Recently, the Cranfield School of Management, billed as one of the “oldest and most prestigious business schools in the U.K.,” published The Female FTSE Board Report 2014. The report examines the startling underrepresentation of women in chief executive positions — just four women helm FTSE 100 companies — and further illustrates the failure of leading companies to rely on women to be transformational leaders.

The report is extensive, provocative, and eye opening. Therefore, over a period of four weeks, we’ll examine facets of the report in our series: Inside the Female FTSE Board Report.

Part III: Tackling Unconscious Bias 

In our previous posts, we examined the process, criteria, and shortfalls for identifying and recruiting female talent at the executive level, as well as effective strategies for leadership development.

In addition to recruiting and cultivating the right talent, the barriers — and biases — that impede the growth and development of women into executive positions must be overcome.

To examine the effects of institutionalized gender biases, the report references an independent study conducted by the multinational banking and financial services company Barclays.

Barclays deployed an unconscious bias training program for directors and managing directors (around 8,000 top leaders), in order to “reduce bias in gender-specific situations.” The training utilized live case studies wherein participants would enact various scenarios to gauge the perceptions of senior leaders regarding their behavior during such staged interactions.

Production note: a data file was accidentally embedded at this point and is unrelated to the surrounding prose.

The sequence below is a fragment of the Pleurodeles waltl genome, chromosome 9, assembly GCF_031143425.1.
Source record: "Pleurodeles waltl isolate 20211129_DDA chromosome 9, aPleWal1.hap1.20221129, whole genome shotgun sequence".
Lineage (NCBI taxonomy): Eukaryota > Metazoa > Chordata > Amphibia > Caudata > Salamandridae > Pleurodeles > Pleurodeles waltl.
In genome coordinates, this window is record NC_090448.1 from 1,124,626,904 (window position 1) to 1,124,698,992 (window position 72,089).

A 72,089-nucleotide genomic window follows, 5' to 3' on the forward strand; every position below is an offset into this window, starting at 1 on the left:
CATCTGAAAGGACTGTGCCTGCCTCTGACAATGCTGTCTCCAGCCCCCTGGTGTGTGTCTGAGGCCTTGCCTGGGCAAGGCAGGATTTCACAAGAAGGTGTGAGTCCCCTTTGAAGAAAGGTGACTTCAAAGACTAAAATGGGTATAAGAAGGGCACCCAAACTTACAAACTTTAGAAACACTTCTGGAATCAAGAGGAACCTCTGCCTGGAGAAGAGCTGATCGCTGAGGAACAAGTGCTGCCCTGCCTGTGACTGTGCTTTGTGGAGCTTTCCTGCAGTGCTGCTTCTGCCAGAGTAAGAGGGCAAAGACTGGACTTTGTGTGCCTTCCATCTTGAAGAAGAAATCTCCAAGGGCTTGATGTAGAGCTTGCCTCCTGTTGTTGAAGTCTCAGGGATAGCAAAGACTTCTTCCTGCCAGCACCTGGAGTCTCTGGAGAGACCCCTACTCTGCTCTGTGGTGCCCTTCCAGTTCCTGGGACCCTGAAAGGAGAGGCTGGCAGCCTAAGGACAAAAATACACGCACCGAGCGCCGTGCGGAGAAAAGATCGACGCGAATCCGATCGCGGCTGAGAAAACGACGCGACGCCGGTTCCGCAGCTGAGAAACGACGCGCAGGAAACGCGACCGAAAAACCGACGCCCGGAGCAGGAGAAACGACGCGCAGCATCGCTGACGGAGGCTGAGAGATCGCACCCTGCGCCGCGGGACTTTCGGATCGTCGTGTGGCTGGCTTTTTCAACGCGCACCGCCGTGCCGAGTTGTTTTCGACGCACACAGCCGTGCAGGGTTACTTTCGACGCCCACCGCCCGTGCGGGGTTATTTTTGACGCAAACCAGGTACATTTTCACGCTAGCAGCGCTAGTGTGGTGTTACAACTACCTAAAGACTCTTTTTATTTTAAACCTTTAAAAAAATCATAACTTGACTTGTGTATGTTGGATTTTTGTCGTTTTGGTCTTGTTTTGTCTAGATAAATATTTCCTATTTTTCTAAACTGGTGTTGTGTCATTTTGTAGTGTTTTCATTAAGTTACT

Barclay’s categorically found that their research, “Caused reflection and dialogue on the nature of developmental conversations with senior women. It [caused] our leaders to … think about it differently than ‘I treat everybody the same.’ It caused [them] to think about how they have gone about doing things in the past, and how they approach these conversations.”

Beyond Barclays, several companies have employed similar bias training programs, the report says. However, researchers note that, “Simply putting people through unconscious bias training, does not necessarily create sustainable behavioral and culture change in the organization.”

If the ultimate goal is to eliminate gender biases in hiring and executive placement decisions, then HR directors and executive committees must openly address how they “make decisions about people, whether that be recruitment, talent management, projects, or promotions,” says the report.

Once such behavioral biases are addressed — and overcome — boards and C-suite leadership can eliminate a lingering barrier stopping them from crafting corporate environments conducive to the advancement, promotion, and recognition of executive women.

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